Presentation on theme: "Texas Dinophysis Bloom March, 2008 Kirk Wiles, Group Manager Seafood and Aquatic Life Group Texas Department of State Health Services."— Presentation transcript:
Texas Dinophysis Bloom March, 2008 Kirk Wiles, Group Manager Seafood and Aquatic Life Group Texas Department of State Health Services
Diarrhetic Shellfish Poisoning Toxin produced is okadaic acid and derivates Dinophysis accuminata, Prorocentrum lima, Prorocentrum marimum Gastrointestinal symptoms within 30 minutes to 12 hours Incapacitating diarrhea, nausea, vomiting, abdominal cramps, and chills Recovery within 3 days Cooking is not effective
Laboratory Methodology LC/MS – Okadaic Acid and derivatives Jellett Test Strips
FDA Action Levels and Derivatives Okadaic Acid and Derivatives Action Level ≥ 20 µg/100g No FDA established cell count levels Canada uses 5 cells/ml
DSHS Response Timeline 3/3/08 – Notified by TPWD of Port Aransas harbor bloom. 3/4/08 – SALG staff collected water and oyster samples from Port Aransas Harbor and Aransas Bay. 3/5/08 – Shipped oyster samples to FDA lab. 3/6/08 – Collected additional water samples. 3/6/08 – Notified that okadaic acid and DTX 1 was identified in water sample sent to FDA by Lisa Campbell. 3/7/08 – Received initial sample results from FDA. All samples had okadaic acid above action level.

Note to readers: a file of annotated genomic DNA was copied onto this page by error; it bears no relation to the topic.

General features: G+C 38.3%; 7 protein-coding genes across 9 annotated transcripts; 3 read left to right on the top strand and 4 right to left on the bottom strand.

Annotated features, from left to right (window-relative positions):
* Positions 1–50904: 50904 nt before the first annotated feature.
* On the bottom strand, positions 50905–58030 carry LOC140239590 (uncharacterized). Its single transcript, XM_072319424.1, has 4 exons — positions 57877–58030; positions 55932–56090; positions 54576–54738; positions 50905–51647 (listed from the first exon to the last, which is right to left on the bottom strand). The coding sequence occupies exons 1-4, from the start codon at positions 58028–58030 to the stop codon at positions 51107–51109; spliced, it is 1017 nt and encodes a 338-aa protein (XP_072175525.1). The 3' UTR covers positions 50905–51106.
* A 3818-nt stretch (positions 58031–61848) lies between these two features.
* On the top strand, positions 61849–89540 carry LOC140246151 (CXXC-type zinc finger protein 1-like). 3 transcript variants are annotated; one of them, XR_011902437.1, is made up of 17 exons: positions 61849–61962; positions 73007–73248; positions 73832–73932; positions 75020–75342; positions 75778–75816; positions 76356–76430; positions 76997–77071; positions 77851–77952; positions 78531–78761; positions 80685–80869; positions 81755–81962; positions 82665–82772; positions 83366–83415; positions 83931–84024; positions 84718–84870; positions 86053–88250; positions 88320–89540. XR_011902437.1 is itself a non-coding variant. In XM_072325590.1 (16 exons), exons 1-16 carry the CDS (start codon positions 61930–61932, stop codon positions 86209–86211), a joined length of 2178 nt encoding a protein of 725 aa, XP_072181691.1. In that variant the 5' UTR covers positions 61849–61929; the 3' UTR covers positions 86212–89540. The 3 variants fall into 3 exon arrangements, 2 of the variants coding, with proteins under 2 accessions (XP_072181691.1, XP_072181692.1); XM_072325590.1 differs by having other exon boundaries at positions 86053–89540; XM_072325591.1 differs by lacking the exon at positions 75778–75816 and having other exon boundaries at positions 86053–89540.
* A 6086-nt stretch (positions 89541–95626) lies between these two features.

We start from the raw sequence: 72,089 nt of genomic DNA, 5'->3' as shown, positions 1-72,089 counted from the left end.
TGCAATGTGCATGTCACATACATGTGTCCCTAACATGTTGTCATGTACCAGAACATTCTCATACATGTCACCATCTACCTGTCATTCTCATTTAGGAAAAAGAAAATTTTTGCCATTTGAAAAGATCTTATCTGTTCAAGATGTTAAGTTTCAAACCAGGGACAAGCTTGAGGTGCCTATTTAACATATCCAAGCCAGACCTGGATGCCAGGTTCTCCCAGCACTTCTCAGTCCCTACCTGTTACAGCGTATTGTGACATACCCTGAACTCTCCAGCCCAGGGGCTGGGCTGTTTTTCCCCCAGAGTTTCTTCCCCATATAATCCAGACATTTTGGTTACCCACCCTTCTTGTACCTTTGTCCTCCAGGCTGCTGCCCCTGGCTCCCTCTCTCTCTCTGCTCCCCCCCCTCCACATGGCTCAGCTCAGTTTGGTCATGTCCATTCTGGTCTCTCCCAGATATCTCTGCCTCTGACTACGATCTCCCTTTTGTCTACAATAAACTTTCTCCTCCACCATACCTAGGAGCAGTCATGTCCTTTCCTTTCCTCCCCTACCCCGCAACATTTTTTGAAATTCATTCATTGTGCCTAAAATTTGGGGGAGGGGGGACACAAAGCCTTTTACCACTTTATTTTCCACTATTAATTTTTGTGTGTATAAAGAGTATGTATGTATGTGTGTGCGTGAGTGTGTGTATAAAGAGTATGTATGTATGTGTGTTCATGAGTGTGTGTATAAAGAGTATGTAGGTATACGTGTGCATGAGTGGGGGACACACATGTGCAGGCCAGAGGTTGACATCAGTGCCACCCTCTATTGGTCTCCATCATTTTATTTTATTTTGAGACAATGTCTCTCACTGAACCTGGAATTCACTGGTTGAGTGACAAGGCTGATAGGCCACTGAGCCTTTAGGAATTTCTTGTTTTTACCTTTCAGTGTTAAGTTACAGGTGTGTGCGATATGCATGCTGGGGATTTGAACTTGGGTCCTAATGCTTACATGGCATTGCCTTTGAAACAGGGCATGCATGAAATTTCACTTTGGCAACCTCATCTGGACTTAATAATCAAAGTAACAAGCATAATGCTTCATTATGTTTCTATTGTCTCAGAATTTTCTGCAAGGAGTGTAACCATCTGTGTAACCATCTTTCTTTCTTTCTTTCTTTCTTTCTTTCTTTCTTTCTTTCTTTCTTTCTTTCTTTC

DSHS Response Timeline con’t 3/7/08 – Closed Aransas, Copano, and Corpus Christi Bays to shellfish harvesting. 3/7/08 – Commissioner of Health ordered recall of all oysters harvested from these bays from March 1 – 7. 3/7/08 – Contacted Oyster Fest officials. 3/7/08 – Notified shellfish officials in states that received the product. 3/11/08 – collected water samples from bay systems north of Aransas Bay. 3/12/08 – Closed Mesquite Bay northward to the west end of Matagorda Bay.
DSHS Response Timeline con’t 3/29/08 – Opened Lavaca, Tres Palacios, and Carancahua Bays. 4/3/08 – Opened the Conditionally Approved Areas of Lavaca Bay. 4/5/08 – Opened Espiritu Santo, San Antonio, and Mesquite Bays. 4/12/08 – Opened Aransas, Copano, and Corpus Christi Bays.
DSHS Observations Oyster toxicity may be high with low cell counts using traditional cell count procedures. Intoxification and detoxification can occur relatively quickly in oysters. Salinity appears to be a limiting factor for the organism. High cell counts in harbors and marinas. No DSP illnesses were reported to DSHS.
Future Considerations Consider a cell concentration threshold of 5 – 10 cells/ml. 5 – 10 cells/ml. Close shellfish areas quickly and sample tissue to open. Develop in house laboratory capacity for LC/MS and the Jellet Test Strips.
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